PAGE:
John Stuart Mill; His Life and Works







Herbert Spencer, Henry Fawcett, Frederic Harrison,








John Stuart Mill was born on the 20th of May, 1806. "I am glad," wrote George Grote to him in 1865, with reference to a forthcoming article on his "Examination of Sir William Hamilton's Philosophy," "to get an opportunity of saying what I think about your 'System of Logic' and 'Essay on Liberty,' but I am still more glad to get (or perhaps to make) an opportunity of saying something about your father. It has always rankled in my thoughts that so grand and powerful a mind as his left behind it such insufficient traces in the estimation of successors." That regret was natural. The grand and powerful mind of James Mill left very notable traces, however, in the philosophical literature of his country, and in the training of the son who was to carry on his work, and to be the most influential teacher in a new school of thought and action, by which society is likely to be revolutionized far more than it has been by any other agency since the period of Erasmus and Martin Luther. James Mill was something more than the disciple of Bentham and Ricardo. He was a profound and original philosopher, whose depth and breadth of study were all the more remarkable because his thoughts were developed and his knowledge was acquired mainly by his own exertions. He had been helped out of the humble life into which he had been born by Sir John Stuart, who assisted him to attend the lectures of Dugald Stewart and others at Edinburgh with a view to his becoming a minister in the Church of Scotland. Soon finding that calling distasteful to him, he had, in or near the year 1800, settled in London as a journalist, resolved by ephemeral work to earn enough money to maintain him and his family in humble ways while he spent his best energies in the more serious pursuits to which he was devoted. His talents soon made him friends, and the greatest of these was Jeremy Bentham.

As erroneous opinions have been current as to the relations between Bentham and James Mill and have lately been repeated in more than one newspaper, it may be well here to call attention to the contradiction of them that was published by the son of the latter in "The Edinburgh Review" for 1844. "Mr. Mill and his family," we there read, "lived with Mr. Bentham for half of four years at Ford Abbey,"—that is, between 1814 and 1817,—"and they passed small portions of previous summers with him at Barrow Green. His last visit to Barrow Green was of not more than a month's duration, and the previous ones all together did not extend to more than six months, or seven at most. The pecuniary benefit which Mr. Mill derived from his intimacy with Bentham consisted in this,—that he and his family lived with him as his guests, while he was in the country, periods amounting in all to about two years and a half. I have no reason to think that his hospitality was either given or accepted as pecuniary assistance, and I will add that the obligation was not exclusively on one side. Bentham was not then, as he was afterwards, surrounded by persons who courted his society, and were ever ready to volunteer their services, and, to a man of his secluded habits, it was no little advantage to have near him such a man as Mr. Mill, to whose advice and aid he habitually had recourse in all business transactions with the outward world of a troublesome or irksome nature. Such as the connection was, it was not of Mr. Mill's seeking." On the same unquestionable authority we learn, that "Mr. Mill never in his life was in debt, and his income, whatever it might be, always covered his expenses." It is clear, that, from near the commencement of the present century, James Mill and Bentham lived for many years on terms of great intimacy, in which the poorer man was thoroughly independent, although it suited the other to make a fair return for the services rendered to him. A very characteristic letter is extant, dated 1814, in which James Mill proposes that the relations between him and his "dear friend and master" shall be to some extent altered, but only in order that their common objects may be the more fully served. "In reflecting," he says, "upon the duty which we owe to our principles,—to that system of important truths of which you have the immortal honor to be the author, but of which I am a most faithful and fervent disciple, and hitherto, I have fancied, my master's favorite disciple,—I have considered that there was nobody at all so likely to be your real successor as myself. Of talents it would be easy to find many superior. But, in the first place, I hardly know of anybody who has so completely taken up the principles, and is so thoroughly of the same way of thinking with yourself. In the next place, there are very few who have so much of the necessary previous discipline, my antecedent years having been wholly occupied in acquiring it. And, in the last place, I am pretty sure you cannot think of any other person whose whole life will be devoted to the propagation of the system." "There was during the last few years of Bentham's life," said James Mill's son, "less frequency and cordiality of intercourse than in former years, chiefly because Bentham had acquired newer, and to him more agreeable intimacies, but Mr. Mill's feeling never altered towards him, nor did he ever fail, publicly or privately, in giving due honor to Bentham's name and acknowledgment of the intellectual debt he owed to him."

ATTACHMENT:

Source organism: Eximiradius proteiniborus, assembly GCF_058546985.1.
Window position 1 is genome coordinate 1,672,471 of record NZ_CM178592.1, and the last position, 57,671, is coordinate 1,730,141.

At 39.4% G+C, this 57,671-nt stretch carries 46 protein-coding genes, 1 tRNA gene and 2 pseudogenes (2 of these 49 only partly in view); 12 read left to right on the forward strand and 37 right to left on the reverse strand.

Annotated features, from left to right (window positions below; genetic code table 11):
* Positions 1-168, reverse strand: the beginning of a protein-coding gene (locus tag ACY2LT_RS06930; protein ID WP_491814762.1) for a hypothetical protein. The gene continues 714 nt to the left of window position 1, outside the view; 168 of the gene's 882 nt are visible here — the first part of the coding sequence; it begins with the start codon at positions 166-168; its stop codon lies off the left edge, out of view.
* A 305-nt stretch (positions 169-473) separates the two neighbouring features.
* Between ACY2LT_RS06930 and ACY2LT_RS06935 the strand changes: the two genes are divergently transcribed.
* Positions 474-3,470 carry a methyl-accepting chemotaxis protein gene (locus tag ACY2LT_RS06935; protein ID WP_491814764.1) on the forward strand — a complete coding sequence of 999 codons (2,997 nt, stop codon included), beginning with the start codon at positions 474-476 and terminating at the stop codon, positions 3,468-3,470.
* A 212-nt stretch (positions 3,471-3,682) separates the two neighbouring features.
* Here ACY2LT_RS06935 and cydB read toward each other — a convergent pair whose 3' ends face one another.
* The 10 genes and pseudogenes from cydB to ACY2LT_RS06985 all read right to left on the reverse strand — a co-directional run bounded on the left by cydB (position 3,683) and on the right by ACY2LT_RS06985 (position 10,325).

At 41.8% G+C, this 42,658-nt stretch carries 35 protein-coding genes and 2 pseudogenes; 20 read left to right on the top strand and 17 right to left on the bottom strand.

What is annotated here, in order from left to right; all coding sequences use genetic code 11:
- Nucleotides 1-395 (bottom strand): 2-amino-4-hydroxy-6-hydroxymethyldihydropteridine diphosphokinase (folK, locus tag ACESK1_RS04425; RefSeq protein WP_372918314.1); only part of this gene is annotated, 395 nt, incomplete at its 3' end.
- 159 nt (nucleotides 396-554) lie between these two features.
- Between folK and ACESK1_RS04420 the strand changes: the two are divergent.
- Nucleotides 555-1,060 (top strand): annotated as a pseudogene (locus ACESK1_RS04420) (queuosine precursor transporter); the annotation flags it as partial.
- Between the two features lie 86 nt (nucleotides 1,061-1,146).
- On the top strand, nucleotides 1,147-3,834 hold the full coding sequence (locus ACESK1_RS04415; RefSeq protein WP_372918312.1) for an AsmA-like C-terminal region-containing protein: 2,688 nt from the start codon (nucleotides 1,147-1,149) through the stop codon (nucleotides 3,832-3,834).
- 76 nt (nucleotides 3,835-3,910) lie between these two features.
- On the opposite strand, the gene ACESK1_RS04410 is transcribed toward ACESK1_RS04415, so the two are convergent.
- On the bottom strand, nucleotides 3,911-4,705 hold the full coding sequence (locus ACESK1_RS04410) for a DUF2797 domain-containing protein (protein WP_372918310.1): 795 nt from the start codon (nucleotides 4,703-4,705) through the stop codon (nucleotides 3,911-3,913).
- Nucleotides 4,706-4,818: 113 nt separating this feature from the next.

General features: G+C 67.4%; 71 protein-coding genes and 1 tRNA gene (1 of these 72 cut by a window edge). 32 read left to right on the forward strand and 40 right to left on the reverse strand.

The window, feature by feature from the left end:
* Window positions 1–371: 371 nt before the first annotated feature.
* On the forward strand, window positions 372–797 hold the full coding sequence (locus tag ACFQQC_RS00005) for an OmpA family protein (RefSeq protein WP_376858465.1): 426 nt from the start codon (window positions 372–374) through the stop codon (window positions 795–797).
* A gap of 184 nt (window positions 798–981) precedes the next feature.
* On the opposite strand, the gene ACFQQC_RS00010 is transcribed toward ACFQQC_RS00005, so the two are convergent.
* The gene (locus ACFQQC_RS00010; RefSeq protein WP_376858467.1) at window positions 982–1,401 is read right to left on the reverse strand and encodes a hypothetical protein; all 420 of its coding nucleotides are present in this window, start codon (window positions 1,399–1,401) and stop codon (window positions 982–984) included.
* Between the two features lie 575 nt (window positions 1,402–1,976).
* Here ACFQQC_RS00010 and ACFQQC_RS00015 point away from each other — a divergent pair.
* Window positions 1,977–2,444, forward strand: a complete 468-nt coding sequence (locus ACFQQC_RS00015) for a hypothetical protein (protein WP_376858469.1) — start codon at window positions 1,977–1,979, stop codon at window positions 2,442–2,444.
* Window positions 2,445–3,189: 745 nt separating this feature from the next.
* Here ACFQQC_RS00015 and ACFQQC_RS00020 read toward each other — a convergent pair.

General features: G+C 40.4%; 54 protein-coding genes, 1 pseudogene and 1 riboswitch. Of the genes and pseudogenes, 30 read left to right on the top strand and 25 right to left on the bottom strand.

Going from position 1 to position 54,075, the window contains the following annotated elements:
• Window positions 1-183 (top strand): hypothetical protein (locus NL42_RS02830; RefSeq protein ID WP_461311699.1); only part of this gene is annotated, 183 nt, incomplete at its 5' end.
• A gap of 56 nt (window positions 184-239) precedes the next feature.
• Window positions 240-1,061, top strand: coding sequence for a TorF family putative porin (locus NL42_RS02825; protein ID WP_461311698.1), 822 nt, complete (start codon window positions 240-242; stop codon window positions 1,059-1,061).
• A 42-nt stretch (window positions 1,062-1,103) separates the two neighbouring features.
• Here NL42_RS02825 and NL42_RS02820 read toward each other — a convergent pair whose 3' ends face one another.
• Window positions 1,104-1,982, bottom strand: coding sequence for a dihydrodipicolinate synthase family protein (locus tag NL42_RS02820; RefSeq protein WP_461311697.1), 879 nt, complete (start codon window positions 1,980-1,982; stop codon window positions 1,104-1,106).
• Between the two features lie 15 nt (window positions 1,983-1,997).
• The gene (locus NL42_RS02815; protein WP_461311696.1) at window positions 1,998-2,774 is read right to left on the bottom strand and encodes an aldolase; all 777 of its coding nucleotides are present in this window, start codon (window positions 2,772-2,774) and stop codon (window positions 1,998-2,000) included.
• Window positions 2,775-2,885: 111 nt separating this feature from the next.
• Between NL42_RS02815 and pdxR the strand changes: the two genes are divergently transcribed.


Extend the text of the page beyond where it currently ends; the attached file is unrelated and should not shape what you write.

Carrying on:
Free Learning Resources